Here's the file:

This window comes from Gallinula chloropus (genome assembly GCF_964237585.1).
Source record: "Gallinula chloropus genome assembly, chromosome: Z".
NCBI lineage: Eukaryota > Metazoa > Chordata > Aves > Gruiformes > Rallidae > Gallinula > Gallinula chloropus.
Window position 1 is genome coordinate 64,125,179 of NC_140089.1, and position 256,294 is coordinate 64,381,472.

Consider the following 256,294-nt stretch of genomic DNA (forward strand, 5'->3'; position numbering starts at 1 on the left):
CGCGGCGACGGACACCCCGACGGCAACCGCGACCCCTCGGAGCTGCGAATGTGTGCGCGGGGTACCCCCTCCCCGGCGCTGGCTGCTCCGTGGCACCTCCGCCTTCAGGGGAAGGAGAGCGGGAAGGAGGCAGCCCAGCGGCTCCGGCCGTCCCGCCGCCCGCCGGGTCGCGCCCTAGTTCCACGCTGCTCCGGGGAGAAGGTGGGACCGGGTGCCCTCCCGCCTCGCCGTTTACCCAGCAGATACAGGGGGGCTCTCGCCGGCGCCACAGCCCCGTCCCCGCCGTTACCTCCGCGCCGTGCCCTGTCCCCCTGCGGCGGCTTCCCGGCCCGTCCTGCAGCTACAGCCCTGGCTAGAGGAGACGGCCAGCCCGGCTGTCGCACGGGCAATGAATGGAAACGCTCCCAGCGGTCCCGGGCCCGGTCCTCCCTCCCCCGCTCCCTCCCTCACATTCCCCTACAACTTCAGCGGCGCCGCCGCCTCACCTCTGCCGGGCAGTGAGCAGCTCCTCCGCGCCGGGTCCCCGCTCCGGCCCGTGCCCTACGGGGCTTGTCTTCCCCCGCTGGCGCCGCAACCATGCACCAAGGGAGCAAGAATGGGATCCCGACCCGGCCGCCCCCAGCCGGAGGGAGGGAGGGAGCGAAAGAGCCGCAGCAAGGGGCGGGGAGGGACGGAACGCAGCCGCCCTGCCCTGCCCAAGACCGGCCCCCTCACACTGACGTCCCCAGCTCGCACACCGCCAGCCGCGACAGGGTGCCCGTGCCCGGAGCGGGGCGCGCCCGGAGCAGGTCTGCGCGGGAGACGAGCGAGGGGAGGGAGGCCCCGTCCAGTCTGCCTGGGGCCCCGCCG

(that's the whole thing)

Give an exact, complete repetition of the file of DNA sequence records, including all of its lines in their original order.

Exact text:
This window comes from Gallinula chloropus (genome assembly GCF_964237585.1).
Source record: "Gallinula chloropus genome assembly, chromosome: Z".
NCBI lineage: Eukaryota > Metazoa > Chordata > Aves > Gruiformes > Rallidae > Gallinula > Gallinula chloropus.
Window position 1 is genome coordinate 64,125,179 of NC_140089.1, and position 256,294 is coordinate 64,381,472.

Consider the following 256,294-nt stretch of genomic DNA (forward strand, 5'->3'; position numbering starts at 1 on the left):
CGCGGCGACGGACACCCCGACGGCAACCGCGACCCCTCGGAGCTGCGAATGTGTGCGCGGGGTACCCCCTCCCCGGCGCTGGCTGCTCCGTGGCACCTCCGCCTTCAGGGGAAGGAGAGCGGGAAGGAGGCAGCCCAGCGGCTCCGGCCGTCCCGCCGCCCGCCGGGTCGCGCCCTAGTTCCACGCTGCTCCGGGGAGAAGGTGGGACCGGGTGCCCTCCCGCCTCGCCGTTTACCCAGCAGATACAGGGGGGCTCTCGCCGGCGCCACAGCCCCGTCCCCGCCGTTACCTCCGCGCCGTGCCCTGTCCCCCTGCGGCGGCTTCCCGGCCCGTCCTGCAGCTACAGCCCTGGCTAGAGGAGACGGCCAGCCCGGCTGTCGCACGGGCAATGAATGGAAACGCTCCCAGCGGTCCCGGGCCCGGTCCTCCCTCCCCCGCTCCCTCCCTCACATTCCCCTACAACTTCAGCGGCGCCGCCGCCTCACCTCTGCCGGGCAGTGAGCAGCTCCTCCGCGCCGGGTCCCCGCTCCGGCCCGTGCCCTACGGGGCTTGTCTTCCCCCGCTGGCGCCGCAACCATGCACCAAGGGAGCAAGAATGGGATCCCGACCCGGCCGCCCCCAGCCGGAGGGAGGGAGGGAGCGAAAGAGCCGCAGCAAGGGGCGGGGAGGGACGGAACGCAGCCGCCCTGCCCTGCCCAAGACCGGCCCCCTCACACTGACGTCCCCAGCTCGCACACCGCCAGCCGCGACAGGGTGCCCGTGCCCGGAGCGGGGCGCGCCCGGAGCAGGTCTGCGCGGGAGACGAGCGAGGGGAGGGAGGCCCCGTCCAGTCTGCCTGGGGCCCCGCCG